Proposed residential development on land currently owned by the Elgin County Railway Museum is an opportunity to revitalize that portion of downtown St. Thomas, stresses developer Doug Tarry.
He is proposing to purchase eight acres of railway land immediately west of the museum at $300,000 per acre for a low-rise residential development that would front onto a new street to be built off Ross Street and north of Jonas Street.
We talked with Tarry on Tuesday of this week (Aug. 3) and he stressed nothing is carved in stone at this point as museum members have yet to approve the sale of the property.
He started by noting the museum is a gem and, “There is such an opportunity to incorporate how that building works and what it is being used for and how we can expand that into a real revitalization of the centre of downtown.”
As to what the housing would look like Tarry advised, “We’re talking apartment units and we don’t have a design done yet because we obviously haven’t bought the property yet.
“But we’re also wanting to bring our expertise to the table to help with the museum revitalization.”
That could include fundraising and assisting with access to available dollars to make the museum more sustainable, added Tarry.
“We see it as a sustainability hub that could be built right into our downtown.
“It’s also our part of our intent to create a community park type of setting. Like a walkability park. To really, really limit the impact of parking vehicles.
“And we’re already planning on it being electrified. All our buildings are electric and not gas.”
That would include electric charging stations for vehicles as is the case in the Tarry development at 300 Manor Road.
“We don’t want to build obsolete buildings and it’s a foregone conclusion gas is going to be gone in five to ten years.
“You can see how fast the automotive industry is moving in that direction. And, that’s not lost on us.”
Tarry continues, “We certainly feel we’ve got expertise we can bring to the table. If that building (the museum) doesn’t get work done, it’s going to fall down and the opportunity will be lost forever.
“But it’s a tremendous opportunity to have a huge injection into the city’s downtown. And I think that’s one of the things we’re most excited about. This is just what should happen here. And we need to work with the railway museum to create a comprehensive vision for moving forward.”
“We saw what happened with Alma College, demolition by neglect.
“It’s such a majestic building. And, we want to work with them so you can still get trains in and out. Build upon the legacy they’ve created.”
Tarry reminded of the importance in having people in numbers living downtown.
“It’s a brownfield site, and it’s not insignificant remediation with some dollars required to get it up to speed.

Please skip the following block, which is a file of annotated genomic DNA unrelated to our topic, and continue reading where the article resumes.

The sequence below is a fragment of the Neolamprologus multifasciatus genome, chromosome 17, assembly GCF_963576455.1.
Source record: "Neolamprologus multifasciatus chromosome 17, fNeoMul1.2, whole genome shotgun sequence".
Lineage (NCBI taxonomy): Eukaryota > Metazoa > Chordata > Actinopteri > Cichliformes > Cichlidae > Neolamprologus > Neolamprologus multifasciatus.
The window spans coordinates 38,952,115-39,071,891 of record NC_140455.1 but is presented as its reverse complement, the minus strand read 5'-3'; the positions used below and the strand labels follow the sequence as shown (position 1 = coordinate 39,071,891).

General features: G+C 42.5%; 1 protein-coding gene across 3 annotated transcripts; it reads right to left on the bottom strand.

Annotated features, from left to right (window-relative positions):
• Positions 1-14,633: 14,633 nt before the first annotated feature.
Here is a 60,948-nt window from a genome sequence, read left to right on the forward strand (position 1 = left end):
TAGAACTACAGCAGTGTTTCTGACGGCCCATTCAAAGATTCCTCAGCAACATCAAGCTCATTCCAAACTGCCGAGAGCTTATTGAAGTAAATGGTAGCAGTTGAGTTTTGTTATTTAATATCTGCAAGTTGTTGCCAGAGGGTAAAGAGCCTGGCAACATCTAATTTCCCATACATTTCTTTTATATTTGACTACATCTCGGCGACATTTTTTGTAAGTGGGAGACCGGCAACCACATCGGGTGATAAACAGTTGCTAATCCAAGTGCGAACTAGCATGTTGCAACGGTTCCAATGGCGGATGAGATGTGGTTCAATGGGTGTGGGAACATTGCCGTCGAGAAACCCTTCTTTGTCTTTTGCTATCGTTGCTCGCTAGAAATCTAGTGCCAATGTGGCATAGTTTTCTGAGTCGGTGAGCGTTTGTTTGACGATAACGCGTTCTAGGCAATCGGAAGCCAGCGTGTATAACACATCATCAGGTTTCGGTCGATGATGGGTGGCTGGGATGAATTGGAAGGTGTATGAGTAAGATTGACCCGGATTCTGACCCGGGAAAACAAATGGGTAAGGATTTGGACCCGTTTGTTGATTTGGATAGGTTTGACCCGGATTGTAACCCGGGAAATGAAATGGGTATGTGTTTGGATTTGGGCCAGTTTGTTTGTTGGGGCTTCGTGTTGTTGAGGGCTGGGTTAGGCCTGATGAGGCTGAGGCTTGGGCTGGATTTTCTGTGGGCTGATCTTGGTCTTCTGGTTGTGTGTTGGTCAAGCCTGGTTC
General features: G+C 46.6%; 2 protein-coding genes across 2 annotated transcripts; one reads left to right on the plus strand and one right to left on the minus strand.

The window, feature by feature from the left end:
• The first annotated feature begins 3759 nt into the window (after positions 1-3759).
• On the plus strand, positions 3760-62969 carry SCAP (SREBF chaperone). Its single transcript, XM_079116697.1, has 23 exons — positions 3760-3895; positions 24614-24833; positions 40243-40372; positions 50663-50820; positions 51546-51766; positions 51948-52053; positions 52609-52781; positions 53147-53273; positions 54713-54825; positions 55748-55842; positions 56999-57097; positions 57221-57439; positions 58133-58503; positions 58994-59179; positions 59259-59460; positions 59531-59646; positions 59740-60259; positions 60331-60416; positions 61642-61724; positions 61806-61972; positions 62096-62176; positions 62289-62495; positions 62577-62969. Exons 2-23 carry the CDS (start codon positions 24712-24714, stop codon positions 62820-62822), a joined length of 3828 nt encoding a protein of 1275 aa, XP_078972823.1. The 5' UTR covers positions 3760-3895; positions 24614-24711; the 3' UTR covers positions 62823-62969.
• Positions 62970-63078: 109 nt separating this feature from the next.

“But it’s a tremendous opportunity to have a huge injection into the city’s downtown. And I think that’s one of the things we’re most excited about.
“We want to continue to build on that legacy of helping our community. It’s such a fantastic opportunity and we think we’ve got it sorted so it will work for both parties.”
“This is just what should happen here. And we need to work with the railway museum to create a comprehensive vision for moving forward.
“We think it’s such a tremendous opportunity for helping both the downtown and the museum.
“And, if not this, then what?”
Tarry opened up about building on all that his firm has accomplished in St. Thomas to date.
“We want to continue to build on that legacy of helping our community. It’s such a fantastic opportunity and we think we’ve got it sorted so it will work for both parties.
“We bring a lot to the table that no other developers would. A big part of that is we understand sustainability better than almost anybody.”
He calls the purchase of land a lifeline to the museum.
“It’s an opportunity to move forward into the next 100 years. It would be such a shame to lose that building.”
The vote on whether to enter into an agreement will be taken by museum members this coming Tuesday.
Three decades after incorporation, could the son of a founding father offer a financial lifeline to the Elgin County Railway Museum?
THE OVERDOSE CRISIS
On Monday’s (August 9) city council agenda is a letter dated July 6 of this year from Heather Stillitano, chair of the Elgin Community Drug & Alcohol Strategy.
It is in response to a letter sent in November 2020 to mayor and council from Moms Stop the Harm, a Vancouver-based group requesting their assistance in ending the overdose crisis and the toll it is taking on our communities.
Stillitano notes in the period between January of 2016 and September 2020, there were 19,355 opioid-related toxicity deaths in Canada.
“the current approaches to managing this situation have failed to reduce the death toll and should be supplemented with an enhanced and comprehensive public health approach.”
And, the crisis has worsened through the COVID-19 pandemic with the vast majority of deaths being unintentional.
She notes the opioid overdose crisis does not exist independently from other public health issues.
“For example,” Stillitano writes, “infectious diseases and other mental health concerns are highly associated with drug use.”
She continues, “the opioid crisis impacts not only individuals who use substances, but it also has devastating effects on all of the connected communities and families.”
What should be of concern is the statistic Canadian youth “aged 15 to 24 are the fastest-growing population requiring hospital care from opioid overdoses.”
Stillitano advises her steering committee supports the position statement of the Canadian Public Health Association which notes, “the current approaches to managing this situation have failed to reduce the death toll and should be supplemented with an enhanced and comprehensive public health approach.”
“the ‘War on Drugs’ has not been effective at the individual, community or societal level throughout history and it fails to address the connection between mental health and opioid use.”